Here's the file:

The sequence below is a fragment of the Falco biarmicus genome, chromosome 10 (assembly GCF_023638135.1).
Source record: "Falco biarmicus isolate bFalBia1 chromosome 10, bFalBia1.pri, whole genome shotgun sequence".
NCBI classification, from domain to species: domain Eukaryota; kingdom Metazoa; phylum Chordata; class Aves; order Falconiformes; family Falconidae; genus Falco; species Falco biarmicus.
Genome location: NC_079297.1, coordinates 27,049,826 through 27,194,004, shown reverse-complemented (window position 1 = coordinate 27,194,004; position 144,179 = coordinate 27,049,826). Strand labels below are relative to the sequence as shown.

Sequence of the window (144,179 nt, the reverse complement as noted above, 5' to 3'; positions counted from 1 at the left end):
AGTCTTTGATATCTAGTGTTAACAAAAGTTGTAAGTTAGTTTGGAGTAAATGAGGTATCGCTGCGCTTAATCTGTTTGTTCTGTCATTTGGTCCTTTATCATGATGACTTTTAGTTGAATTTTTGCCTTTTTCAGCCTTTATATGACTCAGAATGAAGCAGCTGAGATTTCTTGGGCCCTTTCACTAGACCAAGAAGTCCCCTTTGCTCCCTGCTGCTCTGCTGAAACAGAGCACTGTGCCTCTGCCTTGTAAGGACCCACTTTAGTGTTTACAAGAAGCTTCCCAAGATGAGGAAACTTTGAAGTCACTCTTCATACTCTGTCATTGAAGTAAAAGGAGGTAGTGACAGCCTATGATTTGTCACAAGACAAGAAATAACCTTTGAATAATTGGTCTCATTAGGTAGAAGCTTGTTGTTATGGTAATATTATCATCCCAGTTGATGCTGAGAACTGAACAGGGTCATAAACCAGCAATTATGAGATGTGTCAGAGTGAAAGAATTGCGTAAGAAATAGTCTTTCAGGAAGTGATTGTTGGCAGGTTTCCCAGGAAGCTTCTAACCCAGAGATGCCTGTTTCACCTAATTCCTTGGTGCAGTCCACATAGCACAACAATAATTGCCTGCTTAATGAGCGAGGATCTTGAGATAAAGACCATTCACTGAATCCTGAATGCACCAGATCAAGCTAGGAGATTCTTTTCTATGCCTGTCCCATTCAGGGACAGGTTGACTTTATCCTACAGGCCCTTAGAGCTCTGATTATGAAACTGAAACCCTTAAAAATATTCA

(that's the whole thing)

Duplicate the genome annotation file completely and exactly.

The sequence below is a fragment of the Falco biarmicus genome, chromosome 10 (assembly GCF_023638135.1).
Source record: "Falco biarmicus isolate bFalBia1 chromosome 10, bFalBia1.pri, whole genome shotgun sequence".
NCBI classification, from domain to species: domain Eukaryota; kingdom Metazoa; phylum Chordata; class Aves; order Falconiformes; family Falconidae; genus Falco; species Falco biarmicus.
Genome location: NC_079297.1, coordinates 27,049,826 through 27,194,004, shown reverse-complemented (window position 1 = coordinate 27,194,004; position 144,179 = coordinate 27,049,826). Strand labels below are relative to the sequence as shown.

Sequence of the window (144,179 nt, the reverse complement as noted above, 5' to 3'; positions counted from 1 at the left end):
AGTCTTTGATATCTAGTGTTAACAAAAGTTGTAAGTTAGTTTGGAGTAAATGAGGTATCGCTGCGCTTAATCTGTTTGTTCTGTCATTTGGTCCTTTATCATGATGACTTTTAGTTGAATTTTTGCCTTTTTCAGCCTTTATATGACTCAGAATGAAGCAGCTGAGATTTCTTGGGCCCTTTCACTAGACCAAGAAGTCCCCTTTGCTCCCTGCTGCTCTGCTGAAACAGAGCACTGTGCCTCTGCCTTGTAAGGACCCACTTTAGTGTTTACAAGAAGCTTCCCAAGATGAGGAAACTTTGAAGTCACTCTTCATACTCTGTCATTGAAGTAAAAGGAGGTAGTGACAGCCTATGATTTGTCACAAGACAAGAAATAACCTTTGAATAATTGGTCTCATTAGGTAGAAGCTTGTTGTTATGGTAATATTATCATCCCAGTTGATGCTGAGAACTGAACAGGGTCATAAACCAGCAATTATGAGATGTGTCAGAGTGAAAGAATTGCGTAAGAAATAGTCTTTCAGGAAGTGATTGTTGGCAGGTTTCCCAGGAAGCTTCTAACCCAGAGATGCCTGTTTCACCTAATTCCTTGGTGCAGTCCACATAGCACAACAATAATTGCCTGCTTAATGAGCGAGGATCTTGAGATAAAGACCATTCACTGAATCCTGAATGCACCAGATCAAGCTAGGAGATTCTTTTCTATGCCTGTCCCATTCAGGGACAGGTTGACTTTATCCTACAGGCCCTTAGAGCTCTGATTATGAAACTGAAACCCTTAAAAATATTCA